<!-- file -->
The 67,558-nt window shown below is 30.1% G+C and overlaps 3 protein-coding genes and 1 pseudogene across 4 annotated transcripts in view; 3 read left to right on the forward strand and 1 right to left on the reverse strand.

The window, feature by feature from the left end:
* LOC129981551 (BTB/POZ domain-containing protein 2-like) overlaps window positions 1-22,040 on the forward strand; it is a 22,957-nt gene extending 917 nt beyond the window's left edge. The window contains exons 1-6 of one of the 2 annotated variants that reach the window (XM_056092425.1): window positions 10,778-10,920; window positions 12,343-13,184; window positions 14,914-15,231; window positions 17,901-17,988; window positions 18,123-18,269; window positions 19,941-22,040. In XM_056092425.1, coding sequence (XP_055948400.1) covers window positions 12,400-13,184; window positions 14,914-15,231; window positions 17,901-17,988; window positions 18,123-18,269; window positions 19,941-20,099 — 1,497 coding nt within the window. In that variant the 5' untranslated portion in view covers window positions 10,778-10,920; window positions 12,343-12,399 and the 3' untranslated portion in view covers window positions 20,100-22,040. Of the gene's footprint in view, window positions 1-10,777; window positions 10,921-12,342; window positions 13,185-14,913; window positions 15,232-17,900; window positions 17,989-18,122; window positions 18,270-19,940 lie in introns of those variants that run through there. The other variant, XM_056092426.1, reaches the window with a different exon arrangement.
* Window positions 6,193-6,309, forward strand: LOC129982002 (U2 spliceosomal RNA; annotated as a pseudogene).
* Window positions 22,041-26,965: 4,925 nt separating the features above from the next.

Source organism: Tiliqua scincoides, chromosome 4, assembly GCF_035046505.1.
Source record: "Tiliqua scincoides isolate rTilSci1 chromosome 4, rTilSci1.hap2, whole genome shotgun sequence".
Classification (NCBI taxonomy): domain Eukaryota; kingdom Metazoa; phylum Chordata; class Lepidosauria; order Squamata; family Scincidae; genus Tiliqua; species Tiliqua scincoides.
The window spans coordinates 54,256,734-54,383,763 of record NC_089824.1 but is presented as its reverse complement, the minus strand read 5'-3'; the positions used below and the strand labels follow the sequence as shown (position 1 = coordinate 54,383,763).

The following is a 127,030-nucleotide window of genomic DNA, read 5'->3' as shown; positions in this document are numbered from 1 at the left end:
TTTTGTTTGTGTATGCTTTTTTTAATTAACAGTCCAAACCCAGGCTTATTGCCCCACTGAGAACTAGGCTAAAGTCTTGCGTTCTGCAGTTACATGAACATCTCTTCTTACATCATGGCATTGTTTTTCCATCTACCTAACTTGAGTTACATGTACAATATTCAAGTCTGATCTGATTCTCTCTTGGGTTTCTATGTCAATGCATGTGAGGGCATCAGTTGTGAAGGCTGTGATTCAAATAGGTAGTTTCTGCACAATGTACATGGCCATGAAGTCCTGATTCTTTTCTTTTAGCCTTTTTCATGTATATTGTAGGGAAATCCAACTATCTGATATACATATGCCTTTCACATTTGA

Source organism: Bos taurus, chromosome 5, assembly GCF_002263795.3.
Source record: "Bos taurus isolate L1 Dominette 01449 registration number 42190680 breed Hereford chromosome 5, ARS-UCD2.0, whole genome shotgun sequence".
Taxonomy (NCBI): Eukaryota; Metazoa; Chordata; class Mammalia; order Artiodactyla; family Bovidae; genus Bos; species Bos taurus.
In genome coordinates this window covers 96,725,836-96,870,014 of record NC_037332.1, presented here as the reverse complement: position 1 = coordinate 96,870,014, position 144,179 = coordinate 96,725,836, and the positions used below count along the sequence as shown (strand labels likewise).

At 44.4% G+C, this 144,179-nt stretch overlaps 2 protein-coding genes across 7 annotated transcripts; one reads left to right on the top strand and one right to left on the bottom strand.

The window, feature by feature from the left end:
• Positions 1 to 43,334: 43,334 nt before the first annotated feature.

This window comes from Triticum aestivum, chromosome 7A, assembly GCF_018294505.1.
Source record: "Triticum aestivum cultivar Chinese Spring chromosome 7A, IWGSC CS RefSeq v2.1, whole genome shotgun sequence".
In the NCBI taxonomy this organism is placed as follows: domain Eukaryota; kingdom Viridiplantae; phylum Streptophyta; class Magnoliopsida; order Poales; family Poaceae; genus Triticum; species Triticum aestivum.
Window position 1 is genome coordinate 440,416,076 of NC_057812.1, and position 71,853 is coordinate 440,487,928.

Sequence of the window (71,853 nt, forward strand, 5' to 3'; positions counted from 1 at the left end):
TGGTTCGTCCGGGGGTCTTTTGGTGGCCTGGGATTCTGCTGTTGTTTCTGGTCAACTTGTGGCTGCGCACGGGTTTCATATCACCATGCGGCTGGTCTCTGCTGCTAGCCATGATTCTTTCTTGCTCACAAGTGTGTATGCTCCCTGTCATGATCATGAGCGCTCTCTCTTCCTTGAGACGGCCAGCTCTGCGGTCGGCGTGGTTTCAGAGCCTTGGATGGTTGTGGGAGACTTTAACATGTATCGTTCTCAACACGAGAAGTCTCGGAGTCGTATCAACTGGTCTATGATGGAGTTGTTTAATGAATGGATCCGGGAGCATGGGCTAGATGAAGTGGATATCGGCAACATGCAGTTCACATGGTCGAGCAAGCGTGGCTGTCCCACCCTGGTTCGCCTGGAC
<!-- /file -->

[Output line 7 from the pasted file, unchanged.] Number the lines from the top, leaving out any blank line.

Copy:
Source record: "Tiliqua scincoides isolate rTilSci1 chromosome 4, rTilSci1.hap2, whole genome shotgun sequence".